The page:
What is even stranger is that this is a 'divide and conquer' type algorithm and so it is likely to be fast. You can show that this method will (on average) find the median of n elements in a time proportional to 2n - which is much better than performing a full sort.

An implementation of this median-finding method in C# might help understand exactly what is going on.

The function split implements the scanning action.

The n values are in the array a[ ], x is the splitting value, the left scan pointer is i and the right scan pointer is j. Notice that the two scan pointers have to be passed as ref because their updated values are used by the calling program to discover where they crossed.

private void split ( float[] a, int n, float x, ref int i,ref int j) {

do the left and right scan

do {

while (a[i] < x)i++; while (a[j] > x)j--;

Once the two scans stop we swap values if they are in the wrong part:

float t = a[i]; a[i] = a[j]; a[j] = t; and continue the scan until the pointers cross:

} while (i <= j); }

A function that makes use of the basic split method to find the median is:

private void median( float[] a, int n, ref int k) { int L = 0; int R = n-1; k = n / 2; int i;int j; while (L < R) { float x = a[k]; i = L; j = R; split(a, n, x,ref i,ref j); if (j < k) L = i; if (k < i) R = j; } }

This initially sets the scan to the whole of the array and x to the middle value. It then calls split repeatedly on appropriate portions of the array until the two pointers meet in the middle of the array when the value in a[k] is the median.

Notice that this will only give you median if n is odd and it doesn't work at all if there are duplicate values in the array.

If you are interested in finding percentiles other than the median then all you have to do is change the initial value of k. The value that you end up with in a[k] is always bigger than the number of element to its left and smaller than the number of elements to its right.

For example, if you set k=n/3 then you will find a value that divides the array into 1/3rd, 2/3rds.

Don't bother to use this algorithm unless the number of values is large. For small arrays almost any method will do and sorting is invariably simpler.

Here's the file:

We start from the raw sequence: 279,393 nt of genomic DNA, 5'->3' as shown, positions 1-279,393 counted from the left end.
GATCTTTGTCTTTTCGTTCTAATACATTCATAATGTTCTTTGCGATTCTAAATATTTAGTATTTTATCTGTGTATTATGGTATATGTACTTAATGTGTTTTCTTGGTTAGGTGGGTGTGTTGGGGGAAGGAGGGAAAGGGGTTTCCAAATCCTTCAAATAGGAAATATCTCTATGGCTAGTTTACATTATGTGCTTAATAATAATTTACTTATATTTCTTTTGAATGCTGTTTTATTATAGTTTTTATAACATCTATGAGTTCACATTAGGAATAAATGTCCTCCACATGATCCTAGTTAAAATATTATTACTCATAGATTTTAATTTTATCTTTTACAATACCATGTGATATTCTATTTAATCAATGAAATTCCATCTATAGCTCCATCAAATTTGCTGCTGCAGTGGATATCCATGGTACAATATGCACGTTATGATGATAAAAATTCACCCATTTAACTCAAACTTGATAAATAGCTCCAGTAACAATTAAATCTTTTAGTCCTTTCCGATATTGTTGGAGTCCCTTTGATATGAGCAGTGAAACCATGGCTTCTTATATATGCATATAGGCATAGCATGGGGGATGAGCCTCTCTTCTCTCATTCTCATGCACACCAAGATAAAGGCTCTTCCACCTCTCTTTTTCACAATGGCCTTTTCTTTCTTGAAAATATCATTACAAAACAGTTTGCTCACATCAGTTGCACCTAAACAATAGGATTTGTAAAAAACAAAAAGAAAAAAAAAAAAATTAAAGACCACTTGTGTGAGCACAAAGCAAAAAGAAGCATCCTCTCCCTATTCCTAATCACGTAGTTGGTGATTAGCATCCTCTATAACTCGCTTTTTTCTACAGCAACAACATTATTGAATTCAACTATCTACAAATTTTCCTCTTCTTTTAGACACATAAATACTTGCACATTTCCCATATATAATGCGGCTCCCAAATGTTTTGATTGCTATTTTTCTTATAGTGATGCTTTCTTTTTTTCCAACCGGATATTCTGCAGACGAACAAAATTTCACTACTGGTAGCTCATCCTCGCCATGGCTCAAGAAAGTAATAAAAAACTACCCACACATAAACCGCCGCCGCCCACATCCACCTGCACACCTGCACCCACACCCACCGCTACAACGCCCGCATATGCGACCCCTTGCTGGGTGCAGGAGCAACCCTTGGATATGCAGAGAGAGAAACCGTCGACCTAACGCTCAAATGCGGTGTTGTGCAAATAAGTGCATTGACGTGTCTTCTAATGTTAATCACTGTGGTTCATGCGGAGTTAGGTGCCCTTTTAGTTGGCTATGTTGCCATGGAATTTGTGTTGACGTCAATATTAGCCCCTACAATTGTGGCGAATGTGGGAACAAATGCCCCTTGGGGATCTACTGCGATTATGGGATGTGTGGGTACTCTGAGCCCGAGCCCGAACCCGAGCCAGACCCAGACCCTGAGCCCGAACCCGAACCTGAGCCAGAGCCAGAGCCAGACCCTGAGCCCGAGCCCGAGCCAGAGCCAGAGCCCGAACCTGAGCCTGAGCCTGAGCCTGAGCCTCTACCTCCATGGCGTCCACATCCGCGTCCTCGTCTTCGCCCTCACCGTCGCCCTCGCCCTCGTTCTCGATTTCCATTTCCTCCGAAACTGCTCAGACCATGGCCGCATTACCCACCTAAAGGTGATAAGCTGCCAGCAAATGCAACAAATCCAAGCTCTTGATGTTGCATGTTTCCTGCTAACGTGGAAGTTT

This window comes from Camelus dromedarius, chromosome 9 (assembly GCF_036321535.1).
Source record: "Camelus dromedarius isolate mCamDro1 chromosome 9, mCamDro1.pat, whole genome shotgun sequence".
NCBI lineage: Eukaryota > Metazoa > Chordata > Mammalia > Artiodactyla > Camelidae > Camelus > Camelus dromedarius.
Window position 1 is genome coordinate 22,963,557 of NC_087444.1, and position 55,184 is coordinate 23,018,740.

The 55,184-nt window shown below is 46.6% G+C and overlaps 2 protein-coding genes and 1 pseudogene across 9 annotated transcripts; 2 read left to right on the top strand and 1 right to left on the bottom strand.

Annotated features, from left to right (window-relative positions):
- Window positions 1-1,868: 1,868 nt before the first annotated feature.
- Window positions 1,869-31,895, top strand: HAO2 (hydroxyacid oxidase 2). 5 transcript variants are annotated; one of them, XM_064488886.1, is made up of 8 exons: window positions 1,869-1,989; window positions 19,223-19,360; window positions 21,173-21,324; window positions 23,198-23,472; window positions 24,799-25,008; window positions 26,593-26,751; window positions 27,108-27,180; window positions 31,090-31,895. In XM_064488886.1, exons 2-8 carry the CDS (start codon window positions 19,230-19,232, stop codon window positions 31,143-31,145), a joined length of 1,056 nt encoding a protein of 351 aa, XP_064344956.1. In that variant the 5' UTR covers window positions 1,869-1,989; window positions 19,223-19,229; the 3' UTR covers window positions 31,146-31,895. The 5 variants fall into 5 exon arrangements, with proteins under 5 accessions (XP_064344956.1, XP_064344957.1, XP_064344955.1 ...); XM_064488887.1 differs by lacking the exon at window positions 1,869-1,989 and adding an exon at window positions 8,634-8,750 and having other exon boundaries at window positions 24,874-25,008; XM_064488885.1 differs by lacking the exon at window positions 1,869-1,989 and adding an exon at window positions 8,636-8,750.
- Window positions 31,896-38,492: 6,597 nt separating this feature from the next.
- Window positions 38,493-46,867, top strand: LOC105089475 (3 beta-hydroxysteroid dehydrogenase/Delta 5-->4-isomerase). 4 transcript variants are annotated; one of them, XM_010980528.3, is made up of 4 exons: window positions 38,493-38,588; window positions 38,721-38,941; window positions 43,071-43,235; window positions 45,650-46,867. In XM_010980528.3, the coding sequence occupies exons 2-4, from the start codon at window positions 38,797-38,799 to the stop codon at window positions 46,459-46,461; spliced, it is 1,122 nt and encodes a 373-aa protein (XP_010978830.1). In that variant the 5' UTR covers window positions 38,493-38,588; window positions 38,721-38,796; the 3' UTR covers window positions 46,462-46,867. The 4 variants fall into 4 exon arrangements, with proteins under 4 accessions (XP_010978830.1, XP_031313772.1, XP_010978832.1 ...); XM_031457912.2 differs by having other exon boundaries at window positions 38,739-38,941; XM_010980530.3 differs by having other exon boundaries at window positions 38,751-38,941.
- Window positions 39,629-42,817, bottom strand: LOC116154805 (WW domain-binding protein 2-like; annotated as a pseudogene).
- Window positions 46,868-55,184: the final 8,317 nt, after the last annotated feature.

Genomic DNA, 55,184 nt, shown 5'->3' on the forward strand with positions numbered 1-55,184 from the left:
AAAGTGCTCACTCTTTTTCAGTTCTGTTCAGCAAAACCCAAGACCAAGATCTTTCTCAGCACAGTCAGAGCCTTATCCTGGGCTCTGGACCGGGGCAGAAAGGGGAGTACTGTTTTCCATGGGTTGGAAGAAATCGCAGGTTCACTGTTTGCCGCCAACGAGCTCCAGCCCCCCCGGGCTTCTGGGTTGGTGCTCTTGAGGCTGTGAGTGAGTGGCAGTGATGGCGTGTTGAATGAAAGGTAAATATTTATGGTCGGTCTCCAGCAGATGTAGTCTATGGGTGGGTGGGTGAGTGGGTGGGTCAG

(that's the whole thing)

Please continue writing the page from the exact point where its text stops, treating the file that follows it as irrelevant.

Even when it isn't practical, this quick median method is always beautiful.

Listing

float[] a = { 1, 2, 3, 0, 8, 9, 5 }; int k = 0; median(a, 7, ref k);

private void split( float[] a, int n, float x, ref int i, ref int j) { do { while (a[i] < x ) i++; while (a[j] > x) j--; float t = a[i]; a[i] = a[j]; a[j] = t; } while (i < j); }

private void median( float[] a, int n, ref int k) { int L = 0; int R = n - 1; k = n / 2; int i; int j; while (L < R) { float x = a[k]; i = L; j = R; split(a, n, x, ref i, ref j); if (j <= k) L = i; if (i >= k) R = j; } } }

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We often refer to things that are unpredictable as being "random" but this is not the same as truly random behavior - which is something we have to work hard to achieve. Put another way - how can a lo [ ... ]

A friend of mine was writing a program to find the median. What's themedian?The simple answer is that it is the valuethatis biggerthanhalf of the values in a list. In a senseitisa middle value and it is important not only in statistics butalso inlots of everyday programming tasks. For example, if youwant tochoosea value to split a set of elements intotwoequal groups then the mean is the break point. The most obvious wayof findingthe median of a set of numbers is to sort the listinto orderand then look at the one half way down the list. Theonly trouble is that sorting isn't a very fast operation but atleast the algorithm is simple and stable.

Thereisanother way to find a median that isbothfastand fascinating. If you are a collector of algorithms this is one you shouldhave pinned on the wall. It was invented byC.A.RHoare and is closely related to Quicksort another of his mindboggling algorithms.Itisbased on a partitioningmethodthatmoves elementsofthe array around to produce two regions-aleft portionthat is smaller than of equal to a given value xanda right portion that is larger than or equal to x.

---------------------

|<= x |>=x|

---------------------

Youcan think up lots of methods of partioning an array inthis way but the simplest is:

1) start a scan off from the left of the array and stop whenyou findavalue that isn't smaller than x. You know it isinthe wrong place so remember where you got to and..